Lack of Global Understanding Imperils Nation, Experts Say
Washington--The nation is at risk not because it has lost its competitive advantage in the world marketplace but because Americans have little understanding of the world outside the national boundaries, according to leading educators who met this month at a global-education conference here.
The advance of communications and information exchanges, the growth of international trade, the concern for the world environment, and the development of dangerous new weaponry have all made it imperative that the nation's education system strengthen and expand its international-education programs at all levels, according to speakers at the conference.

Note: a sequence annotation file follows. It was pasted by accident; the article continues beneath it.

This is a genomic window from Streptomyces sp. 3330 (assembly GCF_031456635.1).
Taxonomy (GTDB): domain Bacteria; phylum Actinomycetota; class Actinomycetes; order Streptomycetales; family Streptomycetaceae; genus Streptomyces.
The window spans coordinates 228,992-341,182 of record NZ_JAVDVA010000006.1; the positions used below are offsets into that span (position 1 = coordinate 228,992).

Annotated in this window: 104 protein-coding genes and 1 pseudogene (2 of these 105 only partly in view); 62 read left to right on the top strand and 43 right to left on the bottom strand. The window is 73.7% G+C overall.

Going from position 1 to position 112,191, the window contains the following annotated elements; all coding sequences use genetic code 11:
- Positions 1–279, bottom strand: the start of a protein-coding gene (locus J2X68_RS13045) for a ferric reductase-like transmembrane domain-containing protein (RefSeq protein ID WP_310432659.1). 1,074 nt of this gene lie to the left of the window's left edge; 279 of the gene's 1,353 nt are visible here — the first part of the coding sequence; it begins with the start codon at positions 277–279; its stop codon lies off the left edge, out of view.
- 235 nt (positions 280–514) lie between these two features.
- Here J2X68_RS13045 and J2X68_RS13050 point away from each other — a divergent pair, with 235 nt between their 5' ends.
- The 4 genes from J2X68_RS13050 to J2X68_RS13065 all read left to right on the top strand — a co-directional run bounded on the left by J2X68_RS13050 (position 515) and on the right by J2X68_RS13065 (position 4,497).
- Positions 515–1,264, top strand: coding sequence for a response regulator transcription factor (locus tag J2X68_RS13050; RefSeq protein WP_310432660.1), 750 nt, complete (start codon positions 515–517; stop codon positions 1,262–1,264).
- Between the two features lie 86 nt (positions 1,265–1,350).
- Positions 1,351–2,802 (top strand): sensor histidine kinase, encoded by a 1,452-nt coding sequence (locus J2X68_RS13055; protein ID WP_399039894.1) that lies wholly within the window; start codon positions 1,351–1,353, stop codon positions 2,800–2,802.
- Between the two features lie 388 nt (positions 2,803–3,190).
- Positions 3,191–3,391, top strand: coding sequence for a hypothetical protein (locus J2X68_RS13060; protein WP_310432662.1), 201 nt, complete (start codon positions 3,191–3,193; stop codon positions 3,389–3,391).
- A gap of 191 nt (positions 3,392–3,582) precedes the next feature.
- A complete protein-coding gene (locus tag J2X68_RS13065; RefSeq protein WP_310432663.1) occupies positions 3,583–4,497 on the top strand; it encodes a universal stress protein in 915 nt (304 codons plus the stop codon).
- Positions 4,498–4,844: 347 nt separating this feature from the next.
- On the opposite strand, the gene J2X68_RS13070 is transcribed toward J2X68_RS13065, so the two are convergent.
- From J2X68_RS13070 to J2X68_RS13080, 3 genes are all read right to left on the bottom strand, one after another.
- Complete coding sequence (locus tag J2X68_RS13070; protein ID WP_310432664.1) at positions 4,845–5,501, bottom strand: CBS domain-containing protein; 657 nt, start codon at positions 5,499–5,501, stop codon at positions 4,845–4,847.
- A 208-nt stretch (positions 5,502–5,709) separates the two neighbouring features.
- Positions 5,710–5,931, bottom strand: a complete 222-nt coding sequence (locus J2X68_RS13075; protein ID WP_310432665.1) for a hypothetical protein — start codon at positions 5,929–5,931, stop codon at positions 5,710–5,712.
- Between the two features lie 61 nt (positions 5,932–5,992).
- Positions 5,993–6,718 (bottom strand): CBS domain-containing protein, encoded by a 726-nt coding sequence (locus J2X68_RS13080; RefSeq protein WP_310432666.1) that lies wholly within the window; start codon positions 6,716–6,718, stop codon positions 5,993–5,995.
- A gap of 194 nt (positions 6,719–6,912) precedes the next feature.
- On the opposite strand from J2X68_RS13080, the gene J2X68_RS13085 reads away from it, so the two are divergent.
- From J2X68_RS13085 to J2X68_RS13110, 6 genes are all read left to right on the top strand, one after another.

The conference, called "Global Crossroads: Educating Americans for Responsible Choices," brought together educators, government officials, citizens of other countries, and representatives of organizations concerned with international affairs. It was coordinated by Global Perspectives in Education, a New-York based group that seeks to give students a broader view of the world.
The speakers said that to keep pace with the changes in the world and to adjust to new conditions in the international sphere--whether in political affairs or in the marketplaces of trade, technology, and ideas--American students and adults need to be aware of the languages, history, and cultures of societies different from their own.